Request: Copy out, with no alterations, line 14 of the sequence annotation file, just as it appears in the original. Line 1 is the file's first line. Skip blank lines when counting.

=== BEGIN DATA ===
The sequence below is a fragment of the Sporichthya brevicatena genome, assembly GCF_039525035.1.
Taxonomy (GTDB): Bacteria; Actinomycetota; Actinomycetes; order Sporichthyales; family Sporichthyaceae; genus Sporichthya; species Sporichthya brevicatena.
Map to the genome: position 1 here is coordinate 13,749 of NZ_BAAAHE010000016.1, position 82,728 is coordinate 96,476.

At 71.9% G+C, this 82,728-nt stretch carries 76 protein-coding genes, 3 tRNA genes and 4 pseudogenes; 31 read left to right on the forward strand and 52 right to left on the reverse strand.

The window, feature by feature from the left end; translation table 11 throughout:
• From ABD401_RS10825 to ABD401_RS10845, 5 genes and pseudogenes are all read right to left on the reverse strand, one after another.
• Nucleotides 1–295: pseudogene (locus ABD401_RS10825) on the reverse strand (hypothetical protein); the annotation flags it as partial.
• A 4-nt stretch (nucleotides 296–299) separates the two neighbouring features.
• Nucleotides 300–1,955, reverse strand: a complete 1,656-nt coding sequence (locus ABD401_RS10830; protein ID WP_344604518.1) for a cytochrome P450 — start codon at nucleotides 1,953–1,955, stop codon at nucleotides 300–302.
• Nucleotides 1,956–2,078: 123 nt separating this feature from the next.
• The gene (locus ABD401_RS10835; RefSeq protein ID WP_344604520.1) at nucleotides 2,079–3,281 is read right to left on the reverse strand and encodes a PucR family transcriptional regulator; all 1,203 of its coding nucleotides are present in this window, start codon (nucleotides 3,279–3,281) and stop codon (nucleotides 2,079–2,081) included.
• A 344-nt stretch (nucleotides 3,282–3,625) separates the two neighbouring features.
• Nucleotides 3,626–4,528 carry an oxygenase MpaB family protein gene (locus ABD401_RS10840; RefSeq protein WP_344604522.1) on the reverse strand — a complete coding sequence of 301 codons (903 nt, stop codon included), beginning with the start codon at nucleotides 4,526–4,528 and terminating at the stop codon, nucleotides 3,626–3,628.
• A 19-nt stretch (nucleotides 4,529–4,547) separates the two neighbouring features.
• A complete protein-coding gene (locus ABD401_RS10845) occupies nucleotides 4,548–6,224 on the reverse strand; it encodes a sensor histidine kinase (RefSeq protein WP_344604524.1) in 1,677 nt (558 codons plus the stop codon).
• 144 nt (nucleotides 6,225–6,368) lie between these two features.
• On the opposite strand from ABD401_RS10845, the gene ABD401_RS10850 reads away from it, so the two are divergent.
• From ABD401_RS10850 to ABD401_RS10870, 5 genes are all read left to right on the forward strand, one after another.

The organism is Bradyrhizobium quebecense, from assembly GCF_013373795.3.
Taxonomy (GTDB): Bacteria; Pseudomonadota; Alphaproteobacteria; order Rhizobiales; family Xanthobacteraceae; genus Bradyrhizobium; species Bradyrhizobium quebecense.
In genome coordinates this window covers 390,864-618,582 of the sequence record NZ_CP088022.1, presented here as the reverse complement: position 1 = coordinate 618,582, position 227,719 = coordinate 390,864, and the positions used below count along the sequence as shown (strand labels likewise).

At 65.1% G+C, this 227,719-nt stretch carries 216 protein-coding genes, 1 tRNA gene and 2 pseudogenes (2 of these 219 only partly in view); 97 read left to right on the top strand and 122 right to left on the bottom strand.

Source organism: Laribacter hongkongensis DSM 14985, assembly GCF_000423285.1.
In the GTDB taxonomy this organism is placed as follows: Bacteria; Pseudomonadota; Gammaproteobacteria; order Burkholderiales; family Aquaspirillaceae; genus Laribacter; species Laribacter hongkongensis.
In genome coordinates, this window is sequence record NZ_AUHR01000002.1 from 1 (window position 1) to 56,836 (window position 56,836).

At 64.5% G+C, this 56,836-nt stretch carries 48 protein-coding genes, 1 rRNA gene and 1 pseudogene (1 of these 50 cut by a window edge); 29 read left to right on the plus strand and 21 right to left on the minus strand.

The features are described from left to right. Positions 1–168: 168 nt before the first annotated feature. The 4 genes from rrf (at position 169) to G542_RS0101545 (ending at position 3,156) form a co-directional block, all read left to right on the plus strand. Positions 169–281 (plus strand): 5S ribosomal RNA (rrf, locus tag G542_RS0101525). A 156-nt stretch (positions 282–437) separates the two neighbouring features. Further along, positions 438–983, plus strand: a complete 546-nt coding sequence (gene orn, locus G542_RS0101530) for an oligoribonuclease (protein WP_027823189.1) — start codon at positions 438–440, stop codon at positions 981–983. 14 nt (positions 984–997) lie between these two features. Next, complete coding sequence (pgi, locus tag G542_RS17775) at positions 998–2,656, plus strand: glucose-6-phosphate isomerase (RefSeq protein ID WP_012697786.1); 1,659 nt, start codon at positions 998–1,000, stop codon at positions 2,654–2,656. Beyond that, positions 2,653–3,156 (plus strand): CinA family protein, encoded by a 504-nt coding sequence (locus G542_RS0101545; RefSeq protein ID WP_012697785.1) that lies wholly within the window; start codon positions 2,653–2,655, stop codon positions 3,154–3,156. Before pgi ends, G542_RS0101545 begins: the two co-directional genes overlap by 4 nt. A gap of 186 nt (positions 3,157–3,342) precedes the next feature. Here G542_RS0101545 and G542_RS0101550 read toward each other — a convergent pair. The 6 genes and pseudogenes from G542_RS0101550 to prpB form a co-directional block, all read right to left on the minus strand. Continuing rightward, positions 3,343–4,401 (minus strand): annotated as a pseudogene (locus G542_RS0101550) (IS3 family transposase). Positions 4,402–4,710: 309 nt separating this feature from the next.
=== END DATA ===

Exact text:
• A 19-nt stretch (nucleotides 4,529–4,547) separates the two neighbouring features.